Tales from a Lifetime of Resistance



1. High school years 1945-1949
    This was immediately after the second world war. The remnant of Jewry in Europe was unwilling or unable to stay in Europe. Though about 5 million Jews were killed during the Nazi regime, there still were about 1.5 million left whose only hope and desire was to get to Palestine. The Zionist movement was at its peak. Not much help, if any came from any country, including America. However, of the the approximately 5 million Jews in America 95% were active Zionists. There were 3 Zionist movements (orthodox Zionists, labor Zionists, and general Zionists), of which the general Zionists were by far the largest group in America.

    My father was the president of the general Zionists of upstate NY; my mother was the president of upstate NY Hadassah, the women’s arm of the Zionist movement; and I was the President of the upstate NY branch of Senior Judea, which was the high school branch. Senior Judea did not do much but hold discussions and have parties, but I did distribute literature and collect signatures to President Truman to lift the arms embargo to Palestine in 1947–48, when the British had left and war broke out between the Jews and 5 Arab countries. I do not know if I did much good, but at least I made the effort.

    In spite of President Truman’s embargo on arms to the middle east, American Jews provided the money and arms to fight the war of independence. A wealthy business man in Rochester, NY (my home town) who ran an electric motor company was caught with 30,000 dynamite caps in his warehouse. On trial, he got an Irish judge, who was a big supporter of the Irish Republican Army in Ireland.  As a result he was sympathetic to the Jewish cause. He just gave the Jewish business man a slap on the wrist.

    Much of the money for illegal purposes was raised by the Jewish mob. Meyer Lansky and Mickey Cohen were big contributors. However the key figure who saved the Jews was Lucky Luciano, the most important mob leader of his time. He ran the Italian branch of the mob, while Meyer Lansky ran the Jewish branch.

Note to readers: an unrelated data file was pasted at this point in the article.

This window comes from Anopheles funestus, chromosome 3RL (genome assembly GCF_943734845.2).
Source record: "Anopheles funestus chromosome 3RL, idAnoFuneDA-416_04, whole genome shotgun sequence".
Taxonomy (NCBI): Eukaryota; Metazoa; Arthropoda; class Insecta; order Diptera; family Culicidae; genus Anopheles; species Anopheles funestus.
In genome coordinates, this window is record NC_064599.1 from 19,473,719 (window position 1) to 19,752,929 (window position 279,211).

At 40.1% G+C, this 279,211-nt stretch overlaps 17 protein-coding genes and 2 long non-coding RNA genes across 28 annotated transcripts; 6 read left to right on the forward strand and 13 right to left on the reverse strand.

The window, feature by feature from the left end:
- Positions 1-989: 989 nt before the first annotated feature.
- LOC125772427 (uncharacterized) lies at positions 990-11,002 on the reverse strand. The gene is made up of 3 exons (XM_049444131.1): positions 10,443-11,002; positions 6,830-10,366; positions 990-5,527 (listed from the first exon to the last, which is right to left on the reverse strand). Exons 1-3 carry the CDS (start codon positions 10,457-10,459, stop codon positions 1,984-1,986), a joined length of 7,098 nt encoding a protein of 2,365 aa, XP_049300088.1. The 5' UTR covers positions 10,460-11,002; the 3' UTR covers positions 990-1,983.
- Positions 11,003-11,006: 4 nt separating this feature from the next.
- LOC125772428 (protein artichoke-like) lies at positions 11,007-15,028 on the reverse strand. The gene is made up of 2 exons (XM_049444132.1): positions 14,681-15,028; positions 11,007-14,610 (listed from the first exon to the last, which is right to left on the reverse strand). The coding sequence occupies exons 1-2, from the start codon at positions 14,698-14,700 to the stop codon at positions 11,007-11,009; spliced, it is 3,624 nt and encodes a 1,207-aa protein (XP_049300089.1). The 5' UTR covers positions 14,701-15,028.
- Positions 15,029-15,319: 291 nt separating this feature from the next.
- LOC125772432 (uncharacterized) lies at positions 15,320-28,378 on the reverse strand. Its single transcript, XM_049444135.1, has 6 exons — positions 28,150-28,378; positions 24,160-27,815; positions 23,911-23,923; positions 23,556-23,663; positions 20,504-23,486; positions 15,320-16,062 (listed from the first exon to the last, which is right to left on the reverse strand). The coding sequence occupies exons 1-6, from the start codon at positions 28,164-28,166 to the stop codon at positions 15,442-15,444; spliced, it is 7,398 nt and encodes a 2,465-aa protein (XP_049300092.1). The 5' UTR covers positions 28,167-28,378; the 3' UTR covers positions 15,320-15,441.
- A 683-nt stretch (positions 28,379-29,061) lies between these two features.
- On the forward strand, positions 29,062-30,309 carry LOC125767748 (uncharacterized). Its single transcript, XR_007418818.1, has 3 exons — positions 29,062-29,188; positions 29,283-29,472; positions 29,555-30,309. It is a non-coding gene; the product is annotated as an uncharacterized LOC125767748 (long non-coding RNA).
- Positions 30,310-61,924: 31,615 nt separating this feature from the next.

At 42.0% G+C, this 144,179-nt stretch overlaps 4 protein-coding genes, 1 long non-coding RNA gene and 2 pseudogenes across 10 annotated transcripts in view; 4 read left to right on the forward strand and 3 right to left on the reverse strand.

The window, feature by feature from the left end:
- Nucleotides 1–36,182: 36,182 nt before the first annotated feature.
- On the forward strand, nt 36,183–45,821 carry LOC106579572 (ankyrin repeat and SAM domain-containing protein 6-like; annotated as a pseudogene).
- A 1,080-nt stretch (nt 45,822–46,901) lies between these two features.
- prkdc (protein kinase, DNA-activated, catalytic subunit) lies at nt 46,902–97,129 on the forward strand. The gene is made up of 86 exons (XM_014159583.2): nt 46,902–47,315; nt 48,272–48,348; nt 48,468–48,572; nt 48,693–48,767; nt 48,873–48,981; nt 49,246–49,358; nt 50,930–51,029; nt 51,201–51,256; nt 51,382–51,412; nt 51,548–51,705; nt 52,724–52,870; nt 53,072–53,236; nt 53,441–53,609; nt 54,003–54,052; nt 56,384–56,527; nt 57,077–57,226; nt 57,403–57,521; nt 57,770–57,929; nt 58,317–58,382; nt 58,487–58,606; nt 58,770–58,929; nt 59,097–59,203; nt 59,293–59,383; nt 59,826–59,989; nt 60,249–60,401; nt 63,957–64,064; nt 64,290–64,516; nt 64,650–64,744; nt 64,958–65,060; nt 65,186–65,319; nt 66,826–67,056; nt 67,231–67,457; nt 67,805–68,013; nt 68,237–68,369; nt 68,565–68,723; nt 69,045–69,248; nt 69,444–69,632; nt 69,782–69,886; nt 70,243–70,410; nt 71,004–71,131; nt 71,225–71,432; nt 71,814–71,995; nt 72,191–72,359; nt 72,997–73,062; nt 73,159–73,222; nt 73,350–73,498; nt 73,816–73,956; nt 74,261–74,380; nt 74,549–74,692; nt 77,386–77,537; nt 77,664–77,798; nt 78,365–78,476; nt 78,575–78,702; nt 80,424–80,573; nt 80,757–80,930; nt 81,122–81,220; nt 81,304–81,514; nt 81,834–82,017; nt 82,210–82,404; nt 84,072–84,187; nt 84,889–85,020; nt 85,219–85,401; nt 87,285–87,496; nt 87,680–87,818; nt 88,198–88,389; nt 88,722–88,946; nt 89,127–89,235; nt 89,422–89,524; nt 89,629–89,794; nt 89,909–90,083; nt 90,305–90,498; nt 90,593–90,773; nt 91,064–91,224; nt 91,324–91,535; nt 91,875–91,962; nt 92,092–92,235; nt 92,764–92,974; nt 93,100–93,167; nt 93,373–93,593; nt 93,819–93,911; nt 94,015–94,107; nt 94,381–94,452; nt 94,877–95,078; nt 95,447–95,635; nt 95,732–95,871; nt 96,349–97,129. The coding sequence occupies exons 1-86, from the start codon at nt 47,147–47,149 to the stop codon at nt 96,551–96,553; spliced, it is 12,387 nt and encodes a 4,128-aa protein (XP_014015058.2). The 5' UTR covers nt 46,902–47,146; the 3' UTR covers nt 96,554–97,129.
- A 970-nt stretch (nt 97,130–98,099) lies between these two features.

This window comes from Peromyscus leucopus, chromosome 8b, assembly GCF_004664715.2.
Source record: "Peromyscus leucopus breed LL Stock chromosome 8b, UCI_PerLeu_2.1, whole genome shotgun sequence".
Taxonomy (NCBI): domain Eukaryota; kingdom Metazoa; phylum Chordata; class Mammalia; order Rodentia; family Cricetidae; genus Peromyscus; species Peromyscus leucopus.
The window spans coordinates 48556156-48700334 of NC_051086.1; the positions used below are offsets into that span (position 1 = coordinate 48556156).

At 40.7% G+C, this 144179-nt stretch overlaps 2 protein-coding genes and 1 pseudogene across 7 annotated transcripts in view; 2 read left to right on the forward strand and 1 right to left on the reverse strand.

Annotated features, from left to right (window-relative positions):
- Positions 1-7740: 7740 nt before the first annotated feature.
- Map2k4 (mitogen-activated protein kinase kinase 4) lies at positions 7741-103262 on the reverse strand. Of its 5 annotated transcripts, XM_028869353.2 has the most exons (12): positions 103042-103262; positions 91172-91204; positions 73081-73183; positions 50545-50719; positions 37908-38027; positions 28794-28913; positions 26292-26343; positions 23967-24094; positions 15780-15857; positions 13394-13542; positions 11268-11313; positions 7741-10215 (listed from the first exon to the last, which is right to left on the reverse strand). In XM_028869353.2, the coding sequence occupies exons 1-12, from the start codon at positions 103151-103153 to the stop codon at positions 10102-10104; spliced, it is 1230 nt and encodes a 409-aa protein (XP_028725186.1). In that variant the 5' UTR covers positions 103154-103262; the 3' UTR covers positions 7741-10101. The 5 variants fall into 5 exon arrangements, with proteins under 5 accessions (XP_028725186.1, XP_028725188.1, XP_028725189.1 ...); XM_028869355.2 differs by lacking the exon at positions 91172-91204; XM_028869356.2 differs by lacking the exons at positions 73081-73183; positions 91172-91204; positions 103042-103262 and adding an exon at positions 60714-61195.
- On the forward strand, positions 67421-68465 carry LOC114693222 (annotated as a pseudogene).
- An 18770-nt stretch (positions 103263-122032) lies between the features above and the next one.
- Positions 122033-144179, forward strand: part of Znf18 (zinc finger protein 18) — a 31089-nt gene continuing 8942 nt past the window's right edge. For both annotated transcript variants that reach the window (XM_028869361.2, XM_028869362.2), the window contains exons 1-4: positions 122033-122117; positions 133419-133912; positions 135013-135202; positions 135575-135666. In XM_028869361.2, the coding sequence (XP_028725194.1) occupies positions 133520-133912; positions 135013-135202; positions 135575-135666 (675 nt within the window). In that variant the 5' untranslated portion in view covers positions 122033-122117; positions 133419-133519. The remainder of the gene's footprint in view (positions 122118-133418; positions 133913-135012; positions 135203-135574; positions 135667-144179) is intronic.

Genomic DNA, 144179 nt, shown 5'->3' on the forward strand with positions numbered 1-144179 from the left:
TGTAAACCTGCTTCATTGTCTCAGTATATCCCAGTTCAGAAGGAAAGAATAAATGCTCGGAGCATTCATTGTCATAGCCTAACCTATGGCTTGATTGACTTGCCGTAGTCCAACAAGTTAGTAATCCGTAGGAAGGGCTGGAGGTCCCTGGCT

They worked closely together. Lucky Luciano’s mob controlled the maritime union. As a favor to Lansky, he saw to it that the contraband arms going on ships to Palestine Jews were not confiscated by the feds. Somewhat later, the U. S. government was leaning on Lansky, so he fled to what had become Israel. The U. S. government demanded that he be returned to the U. S., but the Israelis refused to extradite him. If it were not for him there would have been no Israel.

2. College years 1949–1962
    I attended Cornell University from 1949–1954 and the University of Rochester from 1954–1958. I was not active in civil liberties in those years, because I was busy getting educated for a career and fooling around with the girls (as we called them then). However two events which changed my life style occurred in 1958. I received my Ph.D. in chemistry and met my wife. We got married in 1959, and are still together, along with 3 daughters, their husbands, and 8 grandchildren.

    My wife was a graduate student in mathematics at the University of California in Berkeley, so I moved there in 1960. That is when the action really began. In the summer of 1960 or 1961, the House Un-American Activities Committee met in San Francisco. On the first day, there was a demonstration in front of the building, and about 30 demonstrators were arrested. Susan and I attended the second day and actually got into the hearing room.

    What a circus! It is not clear who was more badly behaved, the Congressmen or the witnesses.

    In 1961, my wife and I moved into a house with 5 of her girlfriends. This was better than the playboy club. These gals cooked meals and threw great parties. We got along so well that every 18 months, we still have a reunion. Two of those gals now drag along their husbands.

3.  Aerospace Corporation 1962–1967
    In 1962, I took a job at the Aerospace Corporation in Los Angeles, a private company which worked only for the air force as its sole client. The job of this company was to make missiles that could penetrate the Soviet Union and protective devices to keep them from penetrating us.  I worked in the Research Branch of the company, which also acted as an adviser to the other two branches. I advised the penetrating branch.

    Working in the defense industry (never referred to as the war industry) was a strange experience.  In theory, the Soviet Union was the enemy.  However we had no idea of what the Soviets were doing, so our real enemy was the penetration defense part of our company.  If they could detect our missiles, then we had a to find away to compromise them, and vice versa.

    The other odd thing was that the Soviet Union was not our real enemy. NASA was.  If the Soviet Union announced some new missile, we had a party, and brought out the champaign, because we knew the money would start flowing in from Washington. However if NASA had a big success, we all were very glum. It meant that NASA would be siphoning our funding.

    There was some euphemistic language.  A bombing was called an “event.”  We did not openly acknowledge that there were nuclear weapons we would “deliver.” The nuclear bomb was always referred to as the “AEC (Atomic Energy Commission) package.”

    Two things we could not tolerate were war and peace. Either would wipe out our money. Eventually the Vietnam war did wipe out our funding, so I left the company and went to Penn State University as an associate professor in 1967.